Arroyo got the loudest and longest ovations Wednesday—and a respectful bow from Griffey—in a successful Cincinnati debut. He pitched into the seventh inning and hit his first career homer in his first at-bat, leading the Reds to an 8-6 victory over the Chicago Cubs.
“I’ll take that 50 times over,” Arroyo said.
His do-it-all debut overshadowed a big moment for Griffey, who moved ahead of two Yankees with his first homer of the season.
Griffey’s solo shot was his 537th, breaking a tie with Mickey Mantle for 12th on the career list. It also provided his 1,538th RBI, moving him ahead of Joe DiMaggio for 31st on that list, which doesn’t include anything before 1920, when RBIs became a statistic.
“Those guys are legends,” Griffey said. “You can’t say enough for those guys and what they’ve done for baseball. Both of those guys are arguably in the top 10 players in the history of the game.”
Although Griffey’s homer was the more historic, Arroyo’s was the more memorable. It changed the mood and the music at Great American Ball Park two days after the Cubs opened the season with a 16-7 win.
The Reds got Arroyo from Boston in a trade for popular outfielder Wily Mo Pena on March 20, a move that stunned and unnerved the lanky right-hander. Fans looking for him to prop up the NL’s worst rotation of 2005 gave Arroyo a loud ovation on opening day.
“I definitely noticed it,” Arroyo said. “It just means that people are expecting big things from me. I hope I can come here and satisfy that need for us to have some quality pitching.”
His hitting made the first impression.
Arroyo came to bat in the third inning and homered off left-hander Glendon Rusch (0-1), who got ahead 0-2 in the count before throwing a down-the-middle fastball. Arroyo, a .073 career hitter, timed it perfectly.
Everyone knew the ball was gone long before it landed in the left-field seats, 403 feet away. Arroyo dropped his head and rounded the bases briskly, his shoulder-length hair flapping behind his helmet.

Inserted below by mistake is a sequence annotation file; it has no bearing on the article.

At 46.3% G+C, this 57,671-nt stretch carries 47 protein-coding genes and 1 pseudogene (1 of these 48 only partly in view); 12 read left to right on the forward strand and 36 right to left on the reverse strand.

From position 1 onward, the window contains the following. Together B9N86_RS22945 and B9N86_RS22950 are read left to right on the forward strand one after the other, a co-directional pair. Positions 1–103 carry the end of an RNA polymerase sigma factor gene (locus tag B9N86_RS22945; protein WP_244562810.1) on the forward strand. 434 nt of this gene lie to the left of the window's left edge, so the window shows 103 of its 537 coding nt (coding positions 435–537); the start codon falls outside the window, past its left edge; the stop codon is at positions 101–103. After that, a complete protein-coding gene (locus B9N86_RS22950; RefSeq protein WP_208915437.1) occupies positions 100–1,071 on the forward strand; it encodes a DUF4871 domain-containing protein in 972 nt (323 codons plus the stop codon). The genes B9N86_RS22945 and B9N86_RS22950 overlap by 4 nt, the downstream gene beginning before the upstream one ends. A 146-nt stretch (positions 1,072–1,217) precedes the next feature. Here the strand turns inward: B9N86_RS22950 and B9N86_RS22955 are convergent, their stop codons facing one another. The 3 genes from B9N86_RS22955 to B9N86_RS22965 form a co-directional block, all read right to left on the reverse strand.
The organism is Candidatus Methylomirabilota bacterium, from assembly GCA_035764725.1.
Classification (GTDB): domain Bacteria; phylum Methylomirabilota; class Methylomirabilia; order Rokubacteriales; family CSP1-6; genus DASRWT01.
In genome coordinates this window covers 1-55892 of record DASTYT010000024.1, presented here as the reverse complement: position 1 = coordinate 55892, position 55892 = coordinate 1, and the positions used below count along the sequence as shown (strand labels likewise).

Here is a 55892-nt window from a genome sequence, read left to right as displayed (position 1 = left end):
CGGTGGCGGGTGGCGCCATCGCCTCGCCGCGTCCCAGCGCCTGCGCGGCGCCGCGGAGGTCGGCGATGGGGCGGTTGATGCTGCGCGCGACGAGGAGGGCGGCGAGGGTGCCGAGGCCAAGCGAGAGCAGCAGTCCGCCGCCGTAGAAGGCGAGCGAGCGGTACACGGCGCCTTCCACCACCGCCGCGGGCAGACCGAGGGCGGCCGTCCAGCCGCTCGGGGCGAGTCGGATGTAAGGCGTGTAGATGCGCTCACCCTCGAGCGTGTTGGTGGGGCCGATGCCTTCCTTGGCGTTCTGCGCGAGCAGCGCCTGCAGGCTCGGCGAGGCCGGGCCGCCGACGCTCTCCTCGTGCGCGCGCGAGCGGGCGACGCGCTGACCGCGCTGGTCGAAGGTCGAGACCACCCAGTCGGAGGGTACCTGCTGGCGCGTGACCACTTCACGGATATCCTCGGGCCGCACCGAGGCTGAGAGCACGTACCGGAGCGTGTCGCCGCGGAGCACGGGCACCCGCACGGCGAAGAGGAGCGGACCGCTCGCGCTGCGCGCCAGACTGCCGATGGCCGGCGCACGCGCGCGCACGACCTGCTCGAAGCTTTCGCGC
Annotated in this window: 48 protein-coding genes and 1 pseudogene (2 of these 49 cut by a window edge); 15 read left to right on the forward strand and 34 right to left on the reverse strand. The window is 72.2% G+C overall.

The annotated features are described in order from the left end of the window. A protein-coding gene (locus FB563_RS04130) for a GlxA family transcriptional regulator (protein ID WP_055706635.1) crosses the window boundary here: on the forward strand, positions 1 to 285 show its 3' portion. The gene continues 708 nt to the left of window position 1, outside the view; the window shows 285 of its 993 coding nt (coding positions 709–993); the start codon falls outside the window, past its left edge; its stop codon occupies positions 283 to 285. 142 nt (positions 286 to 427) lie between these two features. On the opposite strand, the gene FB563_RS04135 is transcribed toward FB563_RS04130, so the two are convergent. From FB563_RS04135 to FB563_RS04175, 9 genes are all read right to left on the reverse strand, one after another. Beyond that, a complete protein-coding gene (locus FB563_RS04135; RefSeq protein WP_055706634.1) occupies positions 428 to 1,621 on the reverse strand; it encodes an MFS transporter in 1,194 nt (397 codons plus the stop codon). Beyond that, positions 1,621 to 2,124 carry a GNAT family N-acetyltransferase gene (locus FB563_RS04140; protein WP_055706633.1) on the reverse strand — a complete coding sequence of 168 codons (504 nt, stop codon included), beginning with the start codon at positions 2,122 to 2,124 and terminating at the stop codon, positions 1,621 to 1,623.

“I was in another world after hitting it out,” said Arroyo, who hadn’t hit one since high school.
Griffey waited for him on the top step of the dugout, grabbed the bill of his own batting helmet and bowed in respect over the shocking swing. Griffey noticed that Arroyo’s batting helmet had protective ear flaps on both sides— something most hitters frown upon.
“It’s amazing for a guy hitting with a double ear flap,” Griffey said. “I didn’t know if he hit left-handed or right-handed.”
It was Arroyo’s first hit since Oct. 2, 2001 at Shea Stadium. Before that swing, he was 4-for-55 career with 33 strikeouts.
Led Zeppelin blared over the public address system while Arroyo, a rock guitarist in his off-hours, warmed up to start the game. When he went back to the mound to warm up after his homer, the videoboard showed a replay while Joey Scarbury’s “Greatest American Hero” played.
“Anytime you come to a new place, everybody wants to be accepted and wanted,” he said.
Rich Aurilia and Griffey followed Arroyo’s homer with their own, helping the Reds pull ahead 7-2 after the fifth inning.
“I fell behind and made a bad combination of pitches,” said Rusch, who threw 85 pitches in only four innings. “Once you get behind in the count, you’ve got to make real good pitches instead of just good ones.”
Each team hit three homers Wednesday in a ballpark where a major league-leading 246 flew out last year. The Cubs scored 22 runs in the two games but managed only a split because their pitching staff—missing injured starters Kerry Wood and Mark Prior—had control problems.
“We’ve got to get our bullpen shored up and do what we can until we get our big boys back,” manager Dusty Baker said.
Aramis Ramirez hit a two-run homer for his 10th at Great American Ball Park, tying Geoff Jenkins for most by a visiting player. Derrek Lee also hit a two-run shot in the sixth, a couple of pitches after catcher David Ross dropped his foul pop for an error.
Arroyo got two outs in the seventh before Kent Mercker relieved and gave up a pinch two-run homer to John Mabry that cut it to 7-6. David Weathers, who led the staff with 15 saves last year, retired all three batters in the ninth for his first this season.
RBIs weren’t kept as a statistic before 1920. … In contrast to the cloudy, blustery opener, the weather was much more favorable Wednesday—sunny and 54 degrees with a light wind blowing out. … The crowd of 27,287 cheered loudly whenever left fielder Adam Dunn caught a fly ball. Dunn was jeered on opening day for dropping one and misplaying another. … Rusch had won his last four decisions in 2005, matching his career high. … It was Mabry’s fourth career pinch-hit homer.